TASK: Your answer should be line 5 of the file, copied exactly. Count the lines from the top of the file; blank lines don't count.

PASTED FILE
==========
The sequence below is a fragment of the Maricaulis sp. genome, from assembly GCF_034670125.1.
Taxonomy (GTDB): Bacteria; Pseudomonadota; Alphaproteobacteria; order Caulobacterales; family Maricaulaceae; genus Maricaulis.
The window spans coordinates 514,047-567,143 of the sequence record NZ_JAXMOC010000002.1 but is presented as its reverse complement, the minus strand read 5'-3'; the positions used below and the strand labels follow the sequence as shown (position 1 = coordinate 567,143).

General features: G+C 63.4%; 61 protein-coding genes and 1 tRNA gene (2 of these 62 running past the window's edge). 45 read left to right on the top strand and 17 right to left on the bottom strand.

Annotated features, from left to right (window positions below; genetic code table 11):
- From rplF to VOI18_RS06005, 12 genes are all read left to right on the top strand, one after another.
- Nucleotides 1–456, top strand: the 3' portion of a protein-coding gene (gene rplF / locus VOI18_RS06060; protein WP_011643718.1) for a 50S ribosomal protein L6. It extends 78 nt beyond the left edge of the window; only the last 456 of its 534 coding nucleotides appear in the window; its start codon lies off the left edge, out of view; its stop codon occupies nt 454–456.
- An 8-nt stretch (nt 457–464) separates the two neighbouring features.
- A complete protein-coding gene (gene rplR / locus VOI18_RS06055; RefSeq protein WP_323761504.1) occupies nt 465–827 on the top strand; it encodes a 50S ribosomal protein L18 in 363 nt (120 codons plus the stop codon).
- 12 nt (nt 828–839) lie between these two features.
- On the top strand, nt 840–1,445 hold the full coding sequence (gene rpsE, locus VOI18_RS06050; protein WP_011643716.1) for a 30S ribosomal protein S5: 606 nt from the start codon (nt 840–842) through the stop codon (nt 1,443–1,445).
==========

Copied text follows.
Annotated features, from left to right (window positions below; genetic code table 11):